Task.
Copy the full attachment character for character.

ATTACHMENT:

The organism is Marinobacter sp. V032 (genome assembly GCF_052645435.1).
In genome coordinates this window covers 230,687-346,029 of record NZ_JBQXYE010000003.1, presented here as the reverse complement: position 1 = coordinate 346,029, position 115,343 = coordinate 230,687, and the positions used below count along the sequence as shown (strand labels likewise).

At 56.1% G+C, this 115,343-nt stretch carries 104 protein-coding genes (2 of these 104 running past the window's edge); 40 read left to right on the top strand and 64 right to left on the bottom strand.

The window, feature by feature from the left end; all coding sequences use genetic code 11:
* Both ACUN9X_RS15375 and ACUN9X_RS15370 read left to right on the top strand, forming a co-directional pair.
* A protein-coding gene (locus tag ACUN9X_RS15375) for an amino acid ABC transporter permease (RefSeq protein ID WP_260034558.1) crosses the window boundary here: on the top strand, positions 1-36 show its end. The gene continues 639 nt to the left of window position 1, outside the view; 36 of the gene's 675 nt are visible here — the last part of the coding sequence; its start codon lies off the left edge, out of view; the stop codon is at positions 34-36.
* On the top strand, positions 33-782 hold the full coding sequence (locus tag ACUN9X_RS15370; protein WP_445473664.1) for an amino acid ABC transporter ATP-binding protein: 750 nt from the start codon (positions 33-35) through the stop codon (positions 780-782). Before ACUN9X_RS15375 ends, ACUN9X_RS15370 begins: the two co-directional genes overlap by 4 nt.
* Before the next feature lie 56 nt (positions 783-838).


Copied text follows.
The organism is Marinobacter sp. V032 (genome assembly GCF_052645435.1).
In genome coordinates this window covers 230,687-346,029 of record NZ_JBQXYE010000003.1, presented here as the reverse complement: position 1 = coordinate 346,029, position 115,343 = coordinate 230,687, and the positions used below count along the sequence as shown (strand labels likewise).

At 56.1% G+C, this 115,343-nt stretch carries 104 protein-coding genes (2 of these 104 running past the window's edge); 40 read left to right on the top strand and 64 right to left on the bottom strand.

The window, feature by feature from the left end; all coding sequences use genetic code 11:
* Both ACUN9X_RS15375 and ACUN9X_RS15370 read left to right on the top strand, forming a co-directional pair.
* A protein-coding gene (locus tag ACUN9X_RS15375) for an amino acid ABC transporter permease (RefSeq protein ID WP_260034558.1) crosses the window boundary here: on the top strand, positions 1-36 show its end. The gene continues 639 nt to the left of window position 1, outside the view; 36 of the gene's 675 nt are visible here — the last part of the coding sequence; its start codon lies off the left edge, out of view; the stop codon is at positions 34-36.
* On the top strand, positions 33-782 hold the full coding sequence (locus tag ACUN9X_RS15370; protein WP_445473664.1) for an amino acid ABC transporter ATP-binding protein: 750 nt from the start codon (positions 33-35) through the stop codon (positions 780-782). Before ACUN9X_RS15375 ends, ACUN9X_RS15370 begins: the two co-directional genes overlap by 4 nt.
* Before the next feature lie 56 nt (positions 783-838).